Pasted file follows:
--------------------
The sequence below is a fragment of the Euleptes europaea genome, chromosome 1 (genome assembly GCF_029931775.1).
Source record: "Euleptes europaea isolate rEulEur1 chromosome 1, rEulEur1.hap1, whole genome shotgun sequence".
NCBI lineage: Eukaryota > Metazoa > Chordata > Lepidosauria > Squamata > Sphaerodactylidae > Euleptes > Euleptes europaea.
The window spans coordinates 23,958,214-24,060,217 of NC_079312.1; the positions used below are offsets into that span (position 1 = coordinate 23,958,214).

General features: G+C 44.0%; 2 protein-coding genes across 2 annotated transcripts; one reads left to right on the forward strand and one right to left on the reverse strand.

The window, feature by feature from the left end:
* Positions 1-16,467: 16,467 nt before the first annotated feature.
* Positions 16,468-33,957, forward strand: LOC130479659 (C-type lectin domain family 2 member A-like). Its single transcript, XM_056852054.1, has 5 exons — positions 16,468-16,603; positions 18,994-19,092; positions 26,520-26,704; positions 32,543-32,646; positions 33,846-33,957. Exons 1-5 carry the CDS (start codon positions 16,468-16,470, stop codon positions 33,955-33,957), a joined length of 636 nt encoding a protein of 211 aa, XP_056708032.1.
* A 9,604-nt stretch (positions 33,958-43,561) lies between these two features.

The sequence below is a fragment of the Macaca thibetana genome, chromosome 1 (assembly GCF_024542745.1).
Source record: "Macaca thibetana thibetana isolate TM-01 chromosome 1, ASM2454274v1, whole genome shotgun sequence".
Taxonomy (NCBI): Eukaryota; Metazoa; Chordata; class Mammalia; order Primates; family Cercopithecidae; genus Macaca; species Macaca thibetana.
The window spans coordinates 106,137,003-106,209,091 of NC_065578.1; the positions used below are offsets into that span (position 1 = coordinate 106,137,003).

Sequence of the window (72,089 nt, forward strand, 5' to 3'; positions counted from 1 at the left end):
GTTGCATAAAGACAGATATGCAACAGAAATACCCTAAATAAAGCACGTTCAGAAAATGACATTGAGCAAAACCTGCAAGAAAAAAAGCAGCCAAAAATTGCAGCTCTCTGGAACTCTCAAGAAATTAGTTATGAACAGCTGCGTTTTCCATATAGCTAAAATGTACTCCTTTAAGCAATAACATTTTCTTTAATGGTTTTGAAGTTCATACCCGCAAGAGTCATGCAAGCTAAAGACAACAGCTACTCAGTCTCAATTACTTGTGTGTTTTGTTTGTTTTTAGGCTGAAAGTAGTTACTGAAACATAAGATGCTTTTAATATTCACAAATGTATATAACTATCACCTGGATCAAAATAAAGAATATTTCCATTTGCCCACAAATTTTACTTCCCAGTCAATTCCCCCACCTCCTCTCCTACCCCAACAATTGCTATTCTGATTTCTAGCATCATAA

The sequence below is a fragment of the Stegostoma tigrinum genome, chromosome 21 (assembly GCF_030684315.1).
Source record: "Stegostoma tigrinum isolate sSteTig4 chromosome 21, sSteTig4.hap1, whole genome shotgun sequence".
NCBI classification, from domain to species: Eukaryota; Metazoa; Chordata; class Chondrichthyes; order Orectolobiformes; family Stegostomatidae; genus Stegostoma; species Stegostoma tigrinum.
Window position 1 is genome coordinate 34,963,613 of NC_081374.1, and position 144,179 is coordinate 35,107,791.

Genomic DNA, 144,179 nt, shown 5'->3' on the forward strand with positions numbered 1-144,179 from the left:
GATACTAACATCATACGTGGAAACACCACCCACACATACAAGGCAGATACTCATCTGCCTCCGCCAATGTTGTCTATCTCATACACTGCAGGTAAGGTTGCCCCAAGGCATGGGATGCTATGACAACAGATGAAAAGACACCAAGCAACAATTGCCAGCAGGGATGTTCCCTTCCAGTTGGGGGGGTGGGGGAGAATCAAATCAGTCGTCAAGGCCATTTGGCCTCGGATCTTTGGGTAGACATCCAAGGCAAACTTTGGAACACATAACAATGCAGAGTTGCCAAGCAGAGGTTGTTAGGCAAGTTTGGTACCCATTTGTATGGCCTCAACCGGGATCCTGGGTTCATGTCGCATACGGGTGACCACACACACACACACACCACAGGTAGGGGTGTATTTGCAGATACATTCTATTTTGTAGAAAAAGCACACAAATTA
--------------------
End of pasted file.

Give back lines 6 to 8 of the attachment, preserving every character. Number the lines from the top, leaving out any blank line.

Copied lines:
The window, feature by feature from the left end:
* Positions 1-16,467: 16,467 nt before the first annotated feature.
* Positions 16,468-33,957, forward strand: LOC130479659 (C-type lectin domain family 2 member A-like). Its single transcript, XM_056852054.1, has 5 exons — positions 16,468-16,603; positions 18,994-19,092; positions 26,520-26,704; positions 32,543-32,646; positions 33,846-33,957. Exons 1-5 carry the CDS (start codon positions 16,468-16,470, stop codon positions 33,955-33,957), a joined length of 636 nt encoding a protein of 211 aa, XP_056708032.1.